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This Week in Danvers: The Late 80's

Stop and Shop referred to as "the wave of the future" and junk-mail that had residents in protest.

We can easily find out what was making the national headlines this week in world history.

But what about the important things happening this week in Danvers history?

Here are some fun tidbits of information from back in the day, found in the archives at the . Let us know if you remember any of them, or feel free to share what your life was like back in the 80's in town.

1987

The Danvers Herald asked readers if Red Sox pitcher Roger Clemens was worth a million dollars a year. Their response was mixed. "I don't think so," Edward Powers said. "If you keep paying these ballplayers like that, it'll be too expensive to go to the ballpark. It's getting out of line." Warren Carney disagreed. "Sure. Look at (Sox outfielder) Jim Rice. He gets $2 million a year and he didn't do anything last season. Just because Clemens is new, they don't want to give him money."

Danvers Selectman Doug Bean moved to add the controversial property to a list of three other parcels being considered for low-income family housing, but it was rejected by the Board of Selectmen. At Folly Hill, the residents were in fear of a new housing plan, due to the 70-year-old transmission pipe that could result in a rupture in the reservoir.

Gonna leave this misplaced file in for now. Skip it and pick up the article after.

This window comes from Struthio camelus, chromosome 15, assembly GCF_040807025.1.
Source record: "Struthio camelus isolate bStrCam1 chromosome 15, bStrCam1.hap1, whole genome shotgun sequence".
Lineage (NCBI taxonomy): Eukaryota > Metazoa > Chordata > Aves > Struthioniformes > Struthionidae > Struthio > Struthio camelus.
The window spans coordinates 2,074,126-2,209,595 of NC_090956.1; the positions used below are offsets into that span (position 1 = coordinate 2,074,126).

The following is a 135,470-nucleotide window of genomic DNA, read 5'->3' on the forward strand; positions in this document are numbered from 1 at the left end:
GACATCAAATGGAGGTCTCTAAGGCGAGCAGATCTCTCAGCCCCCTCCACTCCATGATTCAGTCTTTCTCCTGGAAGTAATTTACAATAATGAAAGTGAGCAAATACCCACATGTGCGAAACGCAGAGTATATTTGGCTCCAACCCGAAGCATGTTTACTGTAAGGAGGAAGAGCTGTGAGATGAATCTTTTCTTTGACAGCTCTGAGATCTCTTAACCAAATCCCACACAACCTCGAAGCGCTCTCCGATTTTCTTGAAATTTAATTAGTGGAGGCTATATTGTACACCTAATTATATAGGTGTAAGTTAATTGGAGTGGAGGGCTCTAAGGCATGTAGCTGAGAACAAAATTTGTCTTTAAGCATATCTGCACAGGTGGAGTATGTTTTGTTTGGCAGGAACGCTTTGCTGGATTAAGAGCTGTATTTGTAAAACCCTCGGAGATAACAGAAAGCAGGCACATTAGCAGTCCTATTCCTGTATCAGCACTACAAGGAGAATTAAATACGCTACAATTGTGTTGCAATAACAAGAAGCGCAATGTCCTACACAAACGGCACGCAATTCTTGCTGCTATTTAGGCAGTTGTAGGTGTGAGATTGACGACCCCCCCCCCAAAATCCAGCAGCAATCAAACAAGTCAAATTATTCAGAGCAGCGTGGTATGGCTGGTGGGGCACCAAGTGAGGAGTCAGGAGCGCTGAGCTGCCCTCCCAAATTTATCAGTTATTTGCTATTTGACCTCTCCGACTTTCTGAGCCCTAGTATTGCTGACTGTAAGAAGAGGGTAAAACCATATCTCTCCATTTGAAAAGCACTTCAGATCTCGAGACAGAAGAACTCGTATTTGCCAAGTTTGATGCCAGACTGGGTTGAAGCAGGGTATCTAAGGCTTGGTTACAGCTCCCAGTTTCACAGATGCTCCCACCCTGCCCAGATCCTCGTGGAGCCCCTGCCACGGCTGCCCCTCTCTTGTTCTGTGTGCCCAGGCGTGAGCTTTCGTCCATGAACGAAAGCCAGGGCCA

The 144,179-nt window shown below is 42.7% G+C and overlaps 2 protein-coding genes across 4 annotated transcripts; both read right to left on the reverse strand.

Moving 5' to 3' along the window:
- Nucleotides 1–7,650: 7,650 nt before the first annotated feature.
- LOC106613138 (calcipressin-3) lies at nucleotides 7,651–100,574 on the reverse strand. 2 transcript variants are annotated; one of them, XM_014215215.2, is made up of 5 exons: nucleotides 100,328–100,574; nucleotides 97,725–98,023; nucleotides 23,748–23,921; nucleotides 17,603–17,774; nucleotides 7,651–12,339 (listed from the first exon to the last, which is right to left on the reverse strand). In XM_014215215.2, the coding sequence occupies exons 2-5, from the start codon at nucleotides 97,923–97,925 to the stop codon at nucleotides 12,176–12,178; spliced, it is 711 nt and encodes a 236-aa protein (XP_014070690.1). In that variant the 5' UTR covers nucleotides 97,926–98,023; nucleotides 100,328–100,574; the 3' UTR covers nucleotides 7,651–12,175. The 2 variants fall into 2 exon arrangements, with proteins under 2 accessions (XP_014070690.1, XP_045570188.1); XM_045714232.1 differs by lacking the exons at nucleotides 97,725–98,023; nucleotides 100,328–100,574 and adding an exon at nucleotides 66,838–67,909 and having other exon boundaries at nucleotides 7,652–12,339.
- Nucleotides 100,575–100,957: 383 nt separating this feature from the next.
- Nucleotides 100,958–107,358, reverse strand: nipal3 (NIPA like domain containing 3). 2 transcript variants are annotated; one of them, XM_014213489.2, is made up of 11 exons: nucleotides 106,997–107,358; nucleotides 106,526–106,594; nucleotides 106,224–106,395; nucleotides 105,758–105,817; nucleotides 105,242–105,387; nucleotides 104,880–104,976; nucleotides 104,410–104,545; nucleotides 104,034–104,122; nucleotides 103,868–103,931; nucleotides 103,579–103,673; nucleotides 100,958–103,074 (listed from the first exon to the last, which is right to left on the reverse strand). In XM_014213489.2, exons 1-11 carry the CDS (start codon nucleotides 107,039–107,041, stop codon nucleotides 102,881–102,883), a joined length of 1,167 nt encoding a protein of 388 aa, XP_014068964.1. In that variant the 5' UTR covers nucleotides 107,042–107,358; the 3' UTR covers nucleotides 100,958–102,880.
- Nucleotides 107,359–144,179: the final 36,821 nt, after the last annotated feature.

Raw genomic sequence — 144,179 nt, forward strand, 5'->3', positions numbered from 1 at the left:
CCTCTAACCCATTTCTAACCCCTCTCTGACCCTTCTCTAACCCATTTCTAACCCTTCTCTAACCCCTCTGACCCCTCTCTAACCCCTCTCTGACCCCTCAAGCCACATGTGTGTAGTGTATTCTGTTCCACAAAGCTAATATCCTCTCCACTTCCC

1988

Residents were protesting sex-oriented junk mail being sent to their addresses. The envelope's right hand corner stated "sex-oriented ad" and was described as "an advertisement peppered with language that would make Hugh Hefner blush." One Postmaster was quoted saying "I think I'd have a heart attack if I got home and found that my kids had opened mailing like that." Unfortunately, there was not much the post office could do about it.

The Shady Oaks mobile home park owners failed to comply with orders from the town and lost their license to operate. Residents of the park had been reportedly complaining to the owners about lack of reliable water supply for months.

1989

The traveled to Northboro and came home with first place in the Class IV State Championships.

, also referred to as the "wave of the future," made its way to the North Shore. "Say goodbye to eight-aisle, three check-out, grocery only stores," the Herald stated. The bad news came for the local grocery stores, who reportedly lost almost a quarter of their sales during the superstore's first week.

At least four teachers were in danger of losing their jobs due to budget constraints and declining enrollment in the middle and high schools.

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